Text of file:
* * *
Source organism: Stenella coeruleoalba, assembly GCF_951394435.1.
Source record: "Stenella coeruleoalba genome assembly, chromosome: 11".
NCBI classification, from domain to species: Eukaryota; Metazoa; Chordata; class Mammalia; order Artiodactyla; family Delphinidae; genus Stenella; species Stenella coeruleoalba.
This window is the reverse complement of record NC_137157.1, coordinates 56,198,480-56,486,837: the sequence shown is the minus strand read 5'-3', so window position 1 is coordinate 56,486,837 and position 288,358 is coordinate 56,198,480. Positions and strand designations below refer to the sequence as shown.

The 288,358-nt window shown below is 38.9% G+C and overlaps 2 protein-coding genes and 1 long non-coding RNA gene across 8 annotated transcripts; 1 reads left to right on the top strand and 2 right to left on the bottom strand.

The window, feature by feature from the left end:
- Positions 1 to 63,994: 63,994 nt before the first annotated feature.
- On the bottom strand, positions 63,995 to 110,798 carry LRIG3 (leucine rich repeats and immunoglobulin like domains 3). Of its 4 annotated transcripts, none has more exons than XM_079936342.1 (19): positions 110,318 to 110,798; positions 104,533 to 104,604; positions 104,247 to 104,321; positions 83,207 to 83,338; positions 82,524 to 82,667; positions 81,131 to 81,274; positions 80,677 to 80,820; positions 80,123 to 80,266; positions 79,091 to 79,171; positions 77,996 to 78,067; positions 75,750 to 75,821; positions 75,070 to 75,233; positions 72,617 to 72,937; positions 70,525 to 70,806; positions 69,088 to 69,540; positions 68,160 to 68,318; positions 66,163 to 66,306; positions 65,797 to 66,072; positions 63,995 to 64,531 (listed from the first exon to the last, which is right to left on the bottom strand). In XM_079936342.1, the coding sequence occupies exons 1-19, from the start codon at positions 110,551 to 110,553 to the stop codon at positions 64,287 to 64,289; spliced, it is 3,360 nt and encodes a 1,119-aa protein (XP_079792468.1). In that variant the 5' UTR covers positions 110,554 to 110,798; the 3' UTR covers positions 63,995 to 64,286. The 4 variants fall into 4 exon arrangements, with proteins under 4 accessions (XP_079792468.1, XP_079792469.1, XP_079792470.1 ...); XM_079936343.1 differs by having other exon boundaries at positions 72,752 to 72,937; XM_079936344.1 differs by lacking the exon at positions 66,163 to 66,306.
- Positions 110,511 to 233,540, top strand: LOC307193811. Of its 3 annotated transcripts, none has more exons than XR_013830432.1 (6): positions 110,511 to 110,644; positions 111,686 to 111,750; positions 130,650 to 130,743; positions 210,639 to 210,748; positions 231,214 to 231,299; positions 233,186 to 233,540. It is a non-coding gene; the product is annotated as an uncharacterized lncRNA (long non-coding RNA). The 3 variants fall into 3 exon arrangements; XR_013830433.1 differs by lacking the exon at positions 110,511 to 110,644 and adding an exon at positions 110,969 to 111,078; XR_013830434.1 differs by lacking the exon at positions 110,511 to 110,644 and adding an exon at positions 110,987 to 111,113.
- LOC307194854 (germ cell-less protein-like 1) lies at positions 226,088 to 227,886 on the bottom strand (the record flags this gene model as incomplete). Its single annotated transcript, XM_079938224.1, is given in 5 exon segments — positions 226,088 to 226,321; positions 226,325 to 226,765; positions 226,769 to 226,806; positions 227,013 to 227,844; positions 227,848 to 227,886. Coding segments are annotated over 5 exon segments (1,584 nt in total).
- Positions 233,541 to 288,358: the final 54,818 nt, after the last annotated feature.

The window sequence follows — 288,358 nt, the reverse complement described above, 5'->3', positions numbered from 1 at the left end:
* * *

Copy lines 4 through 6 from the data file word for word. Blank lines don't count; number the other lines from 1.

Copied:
This window is the reverse complement of record NC_137157.1, coordinates 56,198,480-56,486,837: the sequence shown is the minus strand read 5'-3', so window position 1 is coordinate 56,486,837 and position 288,358 is coordinate 56,198,480. Positions and strand designations below refer to the sequence as shown.

The 288,358-nt window shown below is 38.9% G+C and overlaps 2 protein-coding genes and 1 long non-coding RNA gene across 8 annotated transcripts; 1 reads left to right on the top strand and 2 right to left on the bottom strand.

The window, feature by feature from the left end: